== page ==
, Volume 134, Issue 1, pp 73-79

The isocitrate dehydrogenase from cyanobacteria

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Abstract

The present communication describes the properties of isocitrate dehydrogenase in crude extracts from the unicellular Anacystis nidulans and from heterocysts and vegetative cells of Nostoc muscorum and Anabaena cylindrica. The activity levels of this enzyme are much higher in heterocysts than in vegetative cells of N. muscorum and A. cylindrica. Isocitrate dehydrogenase is virtually inactive in vegetative cells of A. cylindrica. The enzyme is negatively regulated by the reduction charge and scarcely affected by oxoglutarate in the three cyanobacteria. The inhibition by ATP and ADP is competitive with respect to isocitrate and NADP+ in A. cylindrica and N. muscorum and noncompetitive in A. nidulans. Isocitrate dehydrogenase from the three cyanobacteria seems to be a hysteretic enzyme. All the experimental data suggest that the major physiological role of isocitrate and the isocitrate dehydrogenase in heterocysts is not to generate reducing equivalents for N2-fixation. Oxoglutarate formed by the enzyme reaction is likely required for the biosynthesis of glutamate inside the heterocysts. Thioredoxin preparations from spinach chloroplasts or from A. cylindrica activate isocitrate dehydrogenase from either heterocysts or vegetative cells of A. cylindrica. Activation is completed within seconds and requires dithiothreitol besides thioredoxin. The thioredoxin preparation which activates isocitrate dehydrogenase also activates NADP+-dependent malate dehydrogenase from spinach chloroplasts or heterocysts of A. cylindrica. Isocitrate dehydrogenase from A. cylindrica is deactivated by oxidized glutathione. It is speculated that isocitrate dehydrogenase and thioredoxin play a role in the differentiation of vegetative cells to heterocysts.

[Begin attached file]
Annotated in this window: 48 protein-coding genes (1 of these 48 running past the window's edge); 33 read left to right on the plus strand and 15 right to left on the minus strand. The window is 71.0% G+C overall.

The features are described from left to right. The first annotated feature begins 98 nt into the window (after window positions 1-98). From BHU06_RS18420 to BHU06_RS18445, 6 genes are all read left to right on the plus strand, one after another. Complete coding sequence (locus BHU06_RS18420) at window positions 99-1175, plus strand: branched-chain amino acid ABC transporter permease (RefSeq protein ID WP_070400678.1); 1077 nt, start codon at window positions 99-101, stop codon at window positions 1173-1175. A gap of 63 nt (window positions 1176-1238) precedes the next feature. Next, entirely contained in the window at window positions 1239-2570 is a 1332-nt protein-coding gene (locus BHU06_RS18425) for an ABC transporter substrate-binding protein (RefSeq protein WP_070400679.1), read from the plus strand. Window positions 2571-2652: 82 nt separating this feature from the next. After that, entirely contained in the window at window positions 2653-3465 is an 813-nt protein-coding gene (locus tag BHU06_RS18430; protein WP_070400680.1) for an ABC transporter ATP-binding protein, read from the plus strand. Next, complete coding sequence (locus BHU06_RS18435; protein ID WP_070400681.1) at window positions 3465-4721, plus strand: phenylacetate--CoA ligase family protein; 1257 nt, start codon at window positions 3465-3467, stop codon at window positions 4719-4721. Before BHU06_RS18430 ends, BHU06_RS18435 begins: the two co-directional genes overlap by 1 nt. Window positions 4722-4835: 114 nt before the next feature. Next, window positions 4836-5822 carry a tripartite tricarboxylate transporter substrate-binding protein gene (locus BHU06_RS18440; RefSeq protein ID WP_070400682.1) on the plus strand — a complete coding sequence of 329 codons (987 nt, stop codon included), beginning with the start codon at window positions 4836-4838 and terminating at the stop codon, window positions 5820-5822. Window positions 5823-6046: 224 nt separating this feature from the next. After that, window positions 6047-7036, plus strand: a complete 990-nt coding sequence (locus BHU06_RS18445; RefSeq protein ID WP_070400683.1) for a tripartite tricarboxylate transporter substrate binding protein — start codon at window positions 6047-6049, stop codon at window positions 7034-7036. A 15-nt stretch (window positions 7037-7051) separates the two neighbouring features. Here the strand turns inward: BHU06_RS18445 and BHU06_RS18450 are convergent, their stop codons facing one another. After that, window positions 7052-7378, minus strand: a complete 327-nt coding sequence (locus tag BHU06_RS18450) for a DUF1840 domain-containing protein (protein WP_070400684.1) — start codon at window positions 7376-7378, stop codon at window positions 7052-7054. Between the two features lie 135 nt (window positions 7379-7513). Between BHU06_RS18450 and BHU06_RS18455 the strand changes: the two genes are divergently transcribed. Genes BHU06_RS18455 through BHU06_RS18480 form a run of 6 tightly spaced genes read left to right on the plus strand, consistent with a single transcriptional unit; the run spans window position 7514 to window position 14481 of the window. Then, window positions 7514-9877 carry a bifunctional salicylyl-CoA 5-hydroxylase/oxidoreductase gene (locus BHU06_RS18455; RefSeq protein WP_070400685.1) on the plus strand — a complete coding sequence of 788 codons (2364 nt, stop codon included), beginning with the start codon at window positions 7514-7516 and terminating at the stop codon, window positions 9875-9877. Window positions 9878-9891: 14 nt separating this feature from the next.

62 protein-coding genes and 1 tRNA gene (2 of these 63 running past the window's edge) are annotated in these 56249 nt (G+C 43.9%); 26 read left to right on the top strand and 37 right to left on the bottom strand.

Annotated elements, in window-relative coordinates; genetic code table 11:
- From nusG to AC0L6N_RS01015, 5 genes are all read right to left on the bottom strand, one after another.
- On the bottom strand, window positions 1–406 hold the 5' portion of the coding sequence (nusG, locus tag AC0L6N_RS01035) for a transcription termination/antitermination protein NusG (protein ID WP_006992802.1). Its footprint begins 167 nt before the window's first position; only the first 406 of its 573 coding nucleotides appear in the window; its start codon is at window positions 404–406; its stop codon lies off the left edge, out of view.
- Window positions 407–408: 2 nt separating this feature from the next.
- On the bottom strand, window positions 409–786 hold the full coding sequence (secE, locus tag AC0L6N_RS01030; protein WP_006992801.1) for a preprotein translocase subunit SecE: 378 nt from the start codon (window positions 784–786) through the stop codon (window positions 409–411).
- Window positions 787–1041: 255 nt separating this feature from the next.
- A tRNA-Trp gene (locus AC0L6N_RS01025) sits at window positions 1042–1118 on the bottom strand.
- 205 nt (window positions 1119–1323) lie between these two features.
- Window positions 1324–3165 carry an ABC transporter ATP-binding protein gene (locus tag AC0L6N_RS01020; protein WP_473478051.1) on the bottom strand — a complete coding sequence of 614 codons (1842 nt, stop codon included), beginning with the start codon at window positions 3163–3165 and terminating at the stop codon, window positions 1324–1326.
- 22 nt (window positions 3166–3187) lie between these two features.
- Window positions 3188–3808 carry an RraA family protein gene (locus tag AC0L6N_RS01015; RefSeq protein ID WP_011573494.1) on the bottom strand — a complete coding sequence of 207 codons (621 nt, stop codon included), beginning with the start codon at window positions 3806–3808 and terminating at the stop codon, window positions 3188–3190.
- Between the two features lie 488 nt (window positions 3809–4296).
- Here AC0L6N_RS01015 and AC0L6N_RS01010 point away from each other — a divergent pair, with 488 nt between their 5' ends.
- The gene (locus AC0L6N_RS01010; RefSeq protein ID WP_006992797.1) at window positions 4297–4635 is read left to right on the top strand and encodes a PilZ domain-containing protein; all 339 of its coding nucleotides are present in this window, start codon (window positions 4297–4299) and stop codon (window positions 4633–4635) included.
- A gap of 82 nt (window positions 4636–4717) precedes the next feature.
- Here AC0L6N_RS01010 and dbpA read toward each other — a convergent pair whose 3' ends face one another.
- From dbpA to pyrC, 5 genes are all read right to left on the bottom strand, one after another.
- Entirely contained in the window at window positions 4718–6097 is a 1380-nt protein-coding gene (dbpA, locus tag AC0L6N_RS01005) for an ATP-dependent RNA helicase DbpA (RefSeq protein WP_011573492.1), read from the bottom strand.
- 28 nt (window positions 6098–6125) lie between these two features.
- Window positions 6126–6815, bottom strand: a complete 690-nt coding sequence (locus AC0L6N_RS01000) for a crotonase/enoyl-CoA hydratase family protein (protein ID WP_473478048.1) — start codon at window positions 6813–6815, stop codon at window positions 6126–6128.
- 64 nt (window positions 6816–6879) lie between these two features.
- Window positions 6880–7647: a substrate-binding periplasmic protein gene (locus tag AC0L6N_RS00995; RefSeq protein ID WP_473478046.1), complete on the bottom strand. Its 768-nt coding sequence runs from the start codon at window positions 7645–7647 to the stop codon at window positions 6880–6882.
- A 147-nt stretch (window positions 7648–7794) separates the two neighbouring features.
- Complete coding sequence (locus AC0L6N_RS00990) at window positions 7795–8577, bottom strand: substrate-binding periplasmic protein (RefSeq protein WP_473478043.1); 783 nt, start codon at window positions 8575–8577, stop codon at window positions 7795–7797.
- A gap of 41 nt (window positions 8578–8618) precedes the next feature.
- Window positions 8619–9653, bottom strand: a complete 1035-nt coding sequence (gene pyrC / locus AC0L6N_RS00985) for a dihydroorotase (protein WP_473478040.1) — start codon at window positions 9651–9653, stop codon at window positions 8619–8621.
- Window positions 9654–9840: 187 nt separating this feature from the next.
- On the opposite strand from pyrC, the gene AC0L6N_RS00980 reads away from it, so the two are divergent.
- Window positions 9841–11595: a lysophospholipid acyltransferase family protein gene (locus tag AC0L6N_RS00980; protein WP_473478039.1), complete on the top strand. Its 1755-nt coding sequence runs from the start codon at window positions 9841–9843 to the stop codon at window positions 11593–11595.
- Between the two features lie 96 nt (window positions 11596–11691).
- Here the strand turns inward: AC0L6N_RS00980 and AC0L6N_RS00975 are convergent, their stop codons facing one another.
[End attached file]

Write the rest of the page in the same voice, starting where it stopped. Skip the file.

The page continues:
Dedicated to Prof. Dr. Martin Bopp, Heidelberg, on the occasion of his 60th birthday